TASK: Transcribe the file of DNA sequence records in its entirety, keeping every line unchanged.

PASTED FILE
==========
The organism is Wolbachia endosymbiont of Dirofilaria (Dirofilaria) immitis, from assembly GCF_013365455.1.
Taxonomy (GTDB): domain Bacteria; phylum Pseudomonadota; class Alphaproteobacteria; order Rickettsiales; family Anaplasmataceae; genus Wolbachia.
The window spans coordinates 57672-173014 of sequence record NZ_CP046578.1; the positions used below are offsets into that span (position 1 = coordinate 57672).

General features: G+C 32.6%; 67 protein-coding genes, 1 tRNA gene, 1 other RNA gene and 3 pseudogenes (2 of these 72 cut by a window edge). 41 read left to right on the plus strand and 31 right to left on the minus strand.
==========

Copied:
The organism is Wolbachia endosymbiont of Dirofilaria (Dirofilaria) immitis, from assembly GCF_013365455.1.
Taxonomy (GTDB): domain Bacteria; phylum Pseudomonadota; class Alphaproteobacteria; order Rickettsiales; family Anaplasmataceae; genus Wolbachia.
The window spans coordinates 57672-173014 of sequence record NZ_CP046578.1; the positions used below are offsets into that span (position 1 = coordinate 57672).

General features: G+C 32.6%; 67 protein-coding genes, 1 tRNA gene, 1 other RNA gene and 3 pseudogenes (2 of these 72 cut by a window edge). 41 read left to right on the plus strand and 31 right to left on the minus strand.